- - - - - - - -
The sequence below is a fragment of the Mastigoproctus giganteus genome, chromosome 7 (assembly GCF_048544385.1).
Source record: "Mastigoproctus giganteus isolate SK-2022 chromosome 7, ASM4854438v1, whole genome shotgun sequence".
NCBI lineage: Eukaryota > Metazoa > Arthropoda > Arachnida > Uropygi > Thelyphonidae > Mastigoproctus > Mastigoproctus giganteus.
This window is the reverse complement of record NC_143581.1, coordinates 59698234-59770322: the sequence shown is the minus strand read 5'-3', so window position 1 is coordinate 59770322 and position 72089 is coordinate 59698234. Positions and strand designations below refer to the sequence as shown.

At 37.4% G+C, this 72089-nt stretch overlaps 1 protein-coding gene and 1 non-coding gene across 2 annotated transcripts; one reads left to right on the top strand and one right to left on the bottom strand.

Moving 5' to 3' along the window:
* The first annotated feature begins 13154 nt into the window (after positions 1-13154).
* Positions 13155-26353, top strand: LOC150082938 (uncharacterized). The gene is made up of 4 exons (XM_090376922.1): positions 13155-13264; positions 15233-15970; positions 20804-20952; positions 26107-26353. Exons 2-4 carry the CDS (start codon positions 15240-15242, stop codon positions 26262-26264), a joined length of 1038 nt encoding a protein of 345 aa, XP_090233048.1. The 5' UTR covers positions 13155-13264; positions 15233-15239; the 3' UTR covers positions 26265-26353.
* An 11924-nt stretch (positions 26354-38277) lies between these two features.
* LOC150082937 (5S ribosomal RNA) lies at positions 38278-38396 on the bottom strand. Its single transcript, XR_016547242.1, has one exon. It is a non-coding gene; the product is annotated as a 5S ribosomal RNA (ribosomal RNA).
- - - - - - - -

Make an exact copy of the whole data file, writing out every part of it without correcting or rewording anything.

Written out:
The sequence below is a fragment of the Mastigoproctus giganteus genome, chromosome 7 (assembly GCF_048544385.1).
Source record: "Mastigoproctus giganteus isolate SK-2022 chromosome 7, ASM4854438v1, whole genome shotgun sequence".
NCBI lineage: Eukaryota > Metazoa > Arthropoda > Arachnida > Uropygi > Thelyphonidae > Mastigoproctus > Mastigoproctus giganteus.
This window is the reverse complement of record NC_143581.1, coordinates 59698234-59770322: the sequence shown is the minus strand read 5'-3', so window position 1 is coordinate 59770322 and position 72089 is coordinate 59698234. Positions and strand designations below refer to the sequence as shown.

At 37.4% G+C, this 72089-nt stretch overlaps 1 protein-coding gene and 1 non-coding gene across 2 annotated transcripts; one reads left to right on the top strand and one right to left on the bottom strand.

Moving 5' to 3' along the window:
* The first annotated feature begins 13154 nt into the window (after positions 1-13154).
* Positions 13155-26353, top strand: LOC150082938 (uncharacterized). The gene is made up of 4 exons (XM_090376922.1): positions 13155-13264; positions 15233-15970; positions 20804-20952; positions 26107-26353. Exons 2-4 carry the CDS (start codon positions 15240-15242, stop codon positions 26262-26264), a joined length of 1038 nt encoding a protein of 345 aa, XP_090233048.1. The 5' UTR covers positions 13155-13264; positions 15233-15239; the 3' UTR covers positions 26265-26353.
* An 11924-nt stretch (positions 26354-38277) lies between these two features.
* LOC150082937 (5S ribosomal RNA) lies at positions 38278-38396 on the bottom strand. Its single transcript, XR_016547242.1, has one exon. It is a non-coding gene; the product is annotated as a 5S ribosomal RNA (ribosomal RNA).